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Brand Perceptions

The Yuletide Story Of Coke, Santa Claus And Perception

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The Yuletide Story Of Coke, Santa Claus And Perception

Sometime in the fourth century AD, in the Mediterranean port town of Myra, the church bells tolled. Bishop Nicholas was dead. Nicholas had hailed from a rich family, but after joining the church, he used much of his riches to help the poor in his community. And now that community mourned him.

For many centuries, Christian missionaries told the tale of the generous bishop and soon the story came to represent different things in different cultures.

In Germany, St Nicholas and his assistant Ruprecht dispensed presents to children. In Italy, La Belfana, a good witch, who dressed always in black, performed a similar function. In Holland, Sinter-klass gave presents to children who were kind enough to leave hay for his donkey. In Britain, it was Father Christmas. In France, Pere Noel. In the US, Santa Claus.

The individual was always a generous, yuletide figure, but was variously portrayed as being a tall, short, fat, grey-haired, white-haired, dark-featured, man/troll/dwarf/elf.

In Atlanta, in 1924, the Coca-Cola sales and marketing team had a problem.

Sales of Coke had been rocketing over the past 20 years, but these figures exhibited a dramatically uneven pattern. Each summer, US consumers set off for the beach, or to watch a baseball game with a bottle of Coke in hand. But during the winter, sales of Coke were sluggish. The team was desperate to increase the brand’s sales and prevent it becoming seen as a seasonal product. Somehow they needed to make Coke a winter drink.

Cut to 1931 and New Jersey. Haddon Sundblom, a successful illustrator, and his next-door neighbor Lou Prentice, a retired salesman, were deep in conversation. Suddenly the phone rang; it was Coca-Cola. It wanted Sundblom to create a new Santa Claus campaign. For the past seven years, a variety of campaigns had attempted to link Santa and Coke, but each time the creative and ensuing seasonal sales had been disappointing. The voice on the other end of the phone was insistent: could Sundblom create something that would work?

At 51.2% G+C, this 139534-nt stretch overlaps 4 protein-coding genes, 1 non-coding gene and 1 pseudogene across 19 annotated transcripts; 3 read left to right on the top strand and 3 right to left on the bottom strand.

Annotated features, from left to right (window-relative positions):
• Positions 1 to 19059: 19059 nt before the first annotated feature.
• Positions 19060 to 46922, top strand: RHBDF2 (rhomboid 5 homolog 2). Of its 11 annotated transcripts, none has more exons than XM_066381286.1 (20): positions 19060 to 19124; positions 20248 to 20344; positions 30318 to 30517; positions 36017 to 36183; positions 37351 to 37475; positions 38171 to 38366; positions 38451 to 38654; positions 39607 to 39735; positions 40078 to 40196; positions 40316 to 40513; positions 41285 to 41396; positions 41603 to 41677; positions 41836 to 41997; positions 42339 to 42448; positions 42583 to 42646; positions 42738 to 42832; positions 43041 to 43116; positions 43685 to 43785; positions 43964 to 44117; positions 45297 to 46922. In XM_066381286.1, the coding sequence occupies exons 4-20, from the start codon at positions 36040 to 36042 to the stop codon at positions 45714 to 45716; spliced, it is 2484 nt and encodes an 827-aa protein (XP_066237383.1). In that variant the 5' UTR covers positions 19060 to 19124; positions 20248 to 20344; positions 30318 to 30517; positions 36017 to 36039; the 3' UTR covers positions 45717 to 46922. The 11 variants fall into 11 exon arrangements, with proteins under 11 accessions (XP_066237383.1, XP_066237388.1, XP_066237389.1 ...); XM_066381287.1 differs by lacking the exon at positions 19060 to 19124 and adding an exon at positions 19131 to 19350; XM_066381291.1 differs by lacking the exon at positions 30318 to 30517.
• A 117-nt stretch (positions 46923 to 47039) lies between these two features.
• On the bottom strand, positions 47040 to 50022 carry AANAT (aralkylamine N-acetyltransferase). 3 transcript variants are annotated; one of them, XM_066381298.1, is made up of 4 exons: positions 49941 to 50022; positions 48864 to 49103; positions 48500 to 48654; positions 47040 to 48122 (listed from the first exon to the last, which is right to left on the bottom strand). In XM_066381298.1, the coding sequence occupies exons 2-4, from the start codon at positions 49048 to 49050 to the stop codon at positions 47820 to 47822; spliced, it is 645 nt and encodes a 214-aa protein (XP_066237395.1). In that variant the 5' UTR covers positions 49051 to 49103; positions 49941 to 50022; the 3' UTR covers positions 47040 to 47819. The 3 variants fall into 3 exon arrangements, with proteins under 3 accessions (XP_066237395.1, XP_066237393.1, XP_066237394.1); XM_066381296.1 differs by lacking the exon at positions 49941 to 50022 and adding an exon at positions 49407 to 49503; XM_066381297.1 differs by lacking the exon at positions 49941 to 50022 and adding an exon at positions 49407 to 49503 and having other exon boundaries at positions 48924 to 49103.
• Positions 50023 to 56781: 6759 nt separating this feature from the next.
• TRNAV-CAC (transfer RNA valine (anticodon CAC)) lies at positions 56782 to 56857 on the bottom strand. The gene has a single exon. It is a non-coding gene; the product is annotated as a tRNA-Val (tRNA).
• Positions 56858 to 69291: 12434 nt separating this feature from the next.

Sundblom replaced the receiver and, deep in thought, looked up at his friend. Prentice returned the look with a jovial expression on his face.

Sundblom looked again at his plump, white-haired, elderly neighbor and an idea began to form.

Using his best friend as a model and with the corporate identity of Coke in mind, Sundblom set out to create a new vision of Santa Claus. This interpretation of the yuletide figure, with his cola-colored belt and Coke-consistent red and white outfit, was in stark contrast to many of the historical descriptions of Santa. But the image worked and for the next 35 years the ‘Sundblom Santa’ was the subject of an annual advertising campaign showing Coke and Christmas in perfect harmony.

Gradually, Coke became accepted as a staple of Christmas. Winter sales matched those in the summer, and Santa Claus was forever defined in the image of Coca-Cola (and a retired salesman called Lou).

Merry Christmas and Happy Holidays from Branding Strategy Insider.

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